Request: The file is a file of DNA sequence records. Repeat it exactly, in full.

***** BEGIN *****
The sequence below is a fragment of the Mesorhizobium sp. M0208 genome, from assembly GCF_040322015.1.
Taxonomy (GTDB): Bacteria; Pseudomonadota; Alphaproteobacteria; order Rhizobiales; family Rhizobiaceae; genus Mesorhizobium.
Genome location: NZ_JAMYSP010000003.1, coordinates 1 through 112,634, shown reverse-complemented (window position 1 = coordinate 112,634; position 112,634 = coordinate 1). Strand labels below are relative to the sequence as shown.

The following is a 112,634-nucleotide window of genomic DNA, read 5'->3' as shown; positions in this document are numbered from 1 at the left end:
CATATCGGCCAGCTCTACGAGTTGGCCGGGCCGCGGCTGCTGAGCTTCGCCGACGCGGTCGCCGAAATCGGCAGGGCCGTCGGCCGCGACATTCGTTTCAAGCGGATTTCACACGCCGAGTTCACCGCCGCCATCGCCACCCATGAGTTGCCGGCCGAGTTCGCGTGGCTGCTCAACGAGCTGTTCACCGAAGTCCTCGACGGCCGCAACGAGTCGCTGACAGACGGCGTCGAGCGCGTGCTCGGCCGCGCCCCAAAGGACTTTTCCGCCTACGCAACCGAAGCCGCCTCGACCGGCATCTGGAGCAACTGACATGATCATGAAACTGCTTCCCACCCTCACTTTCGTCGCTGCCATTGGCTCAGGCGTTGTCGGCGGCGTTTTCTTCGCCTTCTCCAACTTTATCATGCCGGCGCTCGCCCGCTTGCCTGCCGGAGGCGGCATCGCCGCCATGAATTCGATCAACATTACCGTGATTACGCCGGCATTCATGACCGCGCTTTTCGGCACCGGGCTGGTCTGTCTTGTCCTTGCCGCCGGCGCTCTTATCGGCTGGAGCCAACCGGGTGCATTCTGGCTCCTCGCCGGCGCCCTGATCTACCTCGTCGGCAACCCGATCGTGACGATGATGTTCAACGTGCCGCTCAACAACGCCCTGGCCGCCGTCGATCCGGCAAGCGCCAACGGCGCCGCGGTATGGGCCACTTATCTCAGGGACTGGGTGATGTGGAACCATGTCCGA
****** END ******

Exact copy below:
The sequence below is a fragment of the Mesorhizobium sp. M0208 genome, from assembly GCF_040322015.1.
Taxonomy (GTDB): Bacteria; Pseudomonadota; Alphaproteobacteria; order Rhizobiales; family Rhizobiaceae; genus Mesorhizobium.
Genome location: NZ_JAMYSP010000003.1, coordinates 1 through 112,634, shown reverse-complemented (window position 1 = coordinate 112,634; position 112,634 = coordinate 1). Strand labels below are relative to the sequence as shown.

The following is a 112,634-nucleotide window of genomic DNA, read 5'->3' as shown; positions in this document are numbered from 1 at the left end:
CATATCGGCCAGCTCTACGAGTTGGCCGGGCCGCGGCTGCTGAGCTTCGCCGACGCGGTCGCCGAAATCGGCAGGGCCGTCGGCCGCGACATTCGTTTCAAGCGGATTTCACACGCCGAGTTCACCGCCGCCATCGCCACCCATGAGTTGCCGGCCGAGTTCGCGTGGCTGCTCAACGAGCTGTTCACCGAAGTCCTCGACGGCCGCAACGAGTCGCTGACAGACGGCGTCGAGCGCGTGCTCGGCCGCGCCCCAAAGGACTTTTCCGCCTACGCAACCGAAGCCGCCTCGACCGGCATCTGGAGCAACTGACATGATCATGAAACTGCTTCCCACCCTCACTTTCGTCGCTGCCATTGGCTCAGGCGTTGTCGGCGGCGTTTTCTTCGCCTTCTCCAACTTTATCATGCCGGCGCTCGCCCGCTTGCCTGCCGGAGGCGGCATCGCCGCCATGAATTCGATCAACATTACCGTGATTACGCCGGCATTCATGACCGCGCTTTTCGGCACCGGGCTGGTCTGTCTTGTCCTTGCCGCCGGCGCTCTTATCGGCTGGAGCCAACCGGGTGCATTCTGGCTCCTCGCCGGCGCCCTGATCTACCTCGTCGGCAACCCGATCGTGACGATGATGTTCAACGTGCCGCTCAACAACGCCCTGGCCGCCGTCGATCCGGCAAGCGCCAACGGCGCCGCGGTATGGGCCACTTATCTCAGGGACTGGGTGATGTGGAACCATGTCCGA